The U.S. Department of the Treasury and the Internal Revenue Service (IRS) announced comprehensive final regulations implementing the information reporting and withholding tax provisions commonly known as the Foreign Account Tax Compliance Act (FATCA). Enacted by Congress in 2010 as a way to target non-compliance by U.S. taxpayers using foreign accounts, FATCA has faced sharp criticism from financial institutions around the world.
FATCA requires foreign financial institutions (FFIs), including foreign banks, hedge funds and other financial institutions to report on the holdings of U.S. citizens and dual citizens to the IRS, or else face stiff penalties. Consequently, many FFIs have closed the accounts of U.S. taxpayers.
In October 2012, the IRS announced new timelines for complying with FATCA. The final regulations, announced in January 2013, are said to provide “important clarity for foreign and U.S. financial institutions.”
- Build on intergovernmental agreements that foster international cooperation. The Treasury Department has collaborated with foreign governments to develop and sign intergovernmental agreements that facilitate the effective and efficient implementation of FATCA by eliminating legal barriers to participation, reducing administrative burdens, and ensuring the participation of all non-exempt financial institutions in a partner jurisdiction. In order to reduce administrative burdens for financial institutions with operations in multiple jurisdictions, the final regulations coordinate the obligations for financial institutions under the regulations and the intergovernmental agreements.
- Phase in the timelines for due diligence, reporting and withholding and align them with the intergovernmental agreements. The final regulations phase in over an extended transition period to provide sufficient time for financial institutions to develop necessary systems. In addition, to avoid confusion and unnecessary duplicative procedures, the final regulations align the regulatory timelines with the timelines prescribed in the intergovernmental agreements.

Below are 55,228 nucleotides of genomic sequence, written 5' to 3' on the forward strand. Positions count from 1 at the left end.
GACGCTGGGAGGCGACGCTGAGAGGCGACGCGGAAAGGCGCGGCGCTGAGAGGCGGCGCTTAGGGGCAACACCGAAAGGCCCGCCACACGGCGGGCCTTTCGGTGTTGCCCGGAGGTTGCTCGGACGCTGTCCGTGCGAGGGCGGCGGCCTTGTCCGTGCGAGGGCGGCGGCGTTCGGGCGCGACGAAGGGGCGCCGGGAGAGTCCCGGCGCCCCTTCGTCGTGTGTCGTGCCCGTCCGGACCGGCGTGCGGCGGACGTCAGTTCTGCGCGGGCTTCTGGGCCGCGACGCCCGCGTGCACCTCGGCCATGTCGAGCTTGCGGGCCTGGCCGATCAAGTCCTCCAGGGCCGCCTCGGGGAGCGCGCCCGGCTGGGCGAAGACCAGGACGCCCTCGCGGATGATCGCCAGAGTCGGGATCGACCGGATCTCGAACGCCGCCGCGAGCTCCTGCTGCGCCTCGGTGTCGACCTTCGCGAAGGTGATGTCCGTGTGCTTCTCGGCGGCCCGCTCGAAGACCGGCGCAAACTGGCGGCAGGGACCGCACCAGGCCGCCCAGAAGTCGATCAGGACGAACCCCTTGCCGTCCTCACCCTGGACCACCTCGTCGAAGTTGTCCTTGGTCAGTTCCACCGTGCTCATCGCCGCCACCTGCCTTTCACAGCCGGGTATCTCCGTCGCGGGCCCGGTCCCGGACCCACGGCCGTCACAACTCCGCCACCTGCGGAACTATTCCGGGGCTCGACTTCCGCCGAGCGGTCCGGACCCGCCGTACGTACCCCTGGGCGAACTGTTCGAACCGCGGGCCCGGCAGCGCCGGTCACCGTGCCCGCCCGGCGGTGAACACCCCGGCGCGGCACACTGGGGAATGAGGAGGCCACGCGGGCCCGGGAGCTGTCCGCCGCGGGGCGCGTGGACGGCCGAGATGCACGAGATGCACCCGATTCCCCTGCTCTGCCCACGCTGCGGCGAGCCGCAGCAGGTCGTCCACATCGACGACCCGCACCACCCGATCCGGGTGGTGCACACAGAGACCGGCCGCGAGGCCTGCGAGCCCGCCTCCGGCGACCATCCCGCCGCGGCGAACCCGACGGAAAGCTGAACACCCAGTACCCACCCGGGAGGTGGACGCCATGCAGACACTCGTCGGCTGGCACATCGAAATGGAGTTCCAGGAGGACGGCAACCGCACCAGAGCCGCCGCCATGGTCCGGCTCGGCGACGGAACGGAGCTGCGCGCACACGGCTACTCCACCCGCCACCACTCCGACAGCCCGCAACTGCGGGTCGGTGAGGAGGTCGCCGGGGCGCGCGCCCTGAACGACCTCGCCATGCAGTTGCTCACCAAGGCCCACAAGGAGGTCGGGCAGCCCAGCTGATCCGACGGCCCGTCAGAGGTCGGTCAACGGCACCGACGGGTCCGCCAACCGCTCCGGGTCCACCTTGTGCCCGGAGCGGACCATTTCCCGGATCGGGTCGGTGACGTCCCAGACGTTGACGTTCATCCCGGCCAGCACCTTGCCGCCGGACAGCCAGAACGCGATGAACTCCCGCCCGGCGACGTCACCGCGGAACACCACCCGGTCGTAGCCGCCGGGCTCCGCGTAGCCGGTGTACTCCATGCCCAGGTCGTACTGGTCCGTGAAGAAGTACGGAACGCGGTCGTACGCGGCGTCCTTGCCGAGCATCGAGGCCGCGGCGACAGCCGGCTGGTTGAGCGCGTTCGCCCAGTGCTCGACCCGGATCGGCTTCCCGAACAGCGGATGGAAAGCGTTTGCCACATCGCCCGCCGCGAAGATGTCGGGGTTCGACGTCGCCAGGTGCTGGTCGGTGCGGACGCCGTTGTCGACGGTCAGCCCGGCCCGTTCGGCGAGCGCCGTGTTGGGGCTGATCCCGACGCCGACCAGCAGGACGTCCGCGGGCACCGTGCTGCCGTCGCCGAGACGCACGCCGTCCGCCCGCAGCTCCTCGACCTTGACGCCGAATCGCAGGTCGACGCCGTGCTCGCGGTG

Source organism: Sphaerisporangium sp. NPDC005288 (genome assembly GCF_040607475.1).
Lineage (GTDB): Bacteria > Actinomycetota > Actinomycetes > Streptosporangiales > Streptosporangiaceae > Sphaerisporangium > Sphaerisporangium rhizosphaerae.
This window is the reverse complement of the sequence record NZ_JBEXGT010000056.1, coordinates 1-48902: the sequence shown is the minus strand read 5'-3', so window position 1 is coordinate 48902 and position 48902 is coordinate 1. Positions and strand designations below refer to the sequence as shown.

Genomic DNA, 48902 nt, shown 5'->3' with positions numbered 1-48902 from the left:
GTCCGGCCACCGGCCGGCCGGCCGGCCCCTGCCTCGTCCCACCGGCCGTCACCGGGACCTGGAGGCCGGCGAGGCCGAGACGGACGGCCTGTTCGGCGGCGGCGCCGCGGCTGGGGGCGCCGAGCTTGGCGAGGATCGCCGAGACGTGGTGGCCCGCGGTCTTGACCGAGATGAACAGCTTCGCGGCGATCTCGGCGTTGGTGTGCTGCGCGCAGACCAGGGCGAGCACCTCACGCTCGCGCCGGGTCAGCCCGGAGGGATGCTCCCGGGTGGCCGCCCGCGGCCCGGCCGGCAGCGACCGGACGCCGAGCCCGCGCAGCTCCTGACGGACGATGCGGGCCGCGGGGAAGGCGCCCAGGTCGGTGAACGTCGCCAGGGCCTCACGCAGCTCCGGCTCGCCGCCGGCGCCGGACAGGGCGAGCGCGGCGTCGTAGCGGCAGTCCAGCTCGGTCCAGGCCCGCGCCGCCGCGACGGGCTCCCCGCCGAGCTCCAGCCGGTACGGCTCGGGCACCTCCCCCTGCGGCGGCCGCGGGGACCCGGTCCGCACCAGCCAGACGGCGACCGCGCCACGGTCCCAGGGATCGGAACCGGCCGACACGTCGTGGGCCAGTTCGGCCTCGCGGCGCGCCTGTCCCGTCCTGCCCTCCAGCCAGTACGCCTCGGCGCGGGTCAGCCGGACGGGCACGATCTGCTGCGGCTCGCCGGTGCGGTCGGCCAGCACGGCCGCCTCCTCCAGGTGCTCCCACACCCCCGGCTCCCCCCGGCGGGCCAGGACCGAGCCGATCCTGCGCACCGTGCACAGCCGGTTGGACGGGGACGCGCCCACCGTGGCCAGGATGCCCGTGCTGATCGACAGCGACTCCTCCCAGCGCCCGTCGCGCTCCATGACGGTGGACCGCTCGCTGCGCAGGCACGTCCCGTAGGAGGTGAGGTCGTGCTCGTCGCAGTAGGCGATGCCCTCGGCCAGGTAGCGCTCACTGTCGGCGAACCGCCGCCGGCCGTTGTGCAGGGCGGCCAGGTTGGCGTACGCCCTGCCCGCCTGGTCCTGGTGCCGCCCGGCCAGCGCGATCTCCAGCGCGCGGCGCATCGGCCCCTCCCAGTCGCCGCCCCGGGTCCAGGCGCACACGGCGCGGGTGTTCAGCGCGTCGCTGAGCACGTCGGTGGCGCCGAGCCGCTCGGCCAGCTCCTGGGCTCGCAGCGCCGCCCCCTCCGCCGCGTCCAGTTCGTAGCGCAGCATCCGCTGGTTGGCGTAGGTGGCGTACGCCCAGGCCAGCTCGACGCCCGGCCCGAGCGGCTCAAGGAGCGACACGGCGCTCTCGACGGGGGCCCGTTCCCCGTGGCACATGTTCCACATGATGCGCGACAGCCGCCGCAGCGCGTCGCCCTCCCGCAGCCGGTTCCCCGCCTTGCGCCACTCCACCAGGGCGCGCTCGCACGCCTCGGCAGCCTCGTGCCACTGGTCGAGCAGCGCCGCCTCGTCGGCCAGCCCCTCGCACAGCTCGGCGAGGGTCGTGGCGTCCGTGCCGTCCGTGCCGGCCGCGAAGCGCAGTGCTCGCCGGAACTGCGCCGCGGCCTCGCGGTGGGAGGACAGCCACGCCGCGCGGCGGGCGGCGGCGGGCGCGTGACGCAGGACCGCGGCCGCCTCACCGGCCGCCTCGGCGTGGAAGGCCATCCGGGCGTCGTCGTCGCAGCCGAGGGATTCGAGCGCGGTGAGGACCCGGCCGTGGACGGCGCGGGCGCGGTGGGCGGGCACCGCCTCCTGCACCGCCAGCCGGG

- Expand and clarify the scope of payments not subject to withholding. To limit market disruption, reduce administrative burdens, and establish certainty, the final regulations provide relief from withholding with respect to certain grandfathered obligations and certain payments made by non-financial entities.
- Refine and clarify the treatment of investment entities. To better align the obligations under FATCA with the risks posed by certain entities, the final regulations: (1) expand and clarify the treatment of certain categories of low-risk institutions, such as governmental entities and retirement funds; (2) provide that certain investment entities may be subject to being reported on by the FFIs with which they hold accounts rather than being required to register as FFIs and report to the IRS; and (3) clarify the types of passive investment entities that must be identified and reported by financial institutions.
- Clarify the compliance and verification obligations of FFIs. The final regulations provide more streamlined registration and compliance procedures for groups of financial institutions, including commonly managed investment funds, and provide additional detail regarding FFIs’ obligations to verify their compliance under FATCA.
Treasury Department Press Release
IRS Foreign Account Tax Compliance Act (FATCA) Web Page
Department of Justice Offshore Compliance Initiative
Boston Tax Attorney Blog Post Treasury and IRS Announce New Timelines for FATCA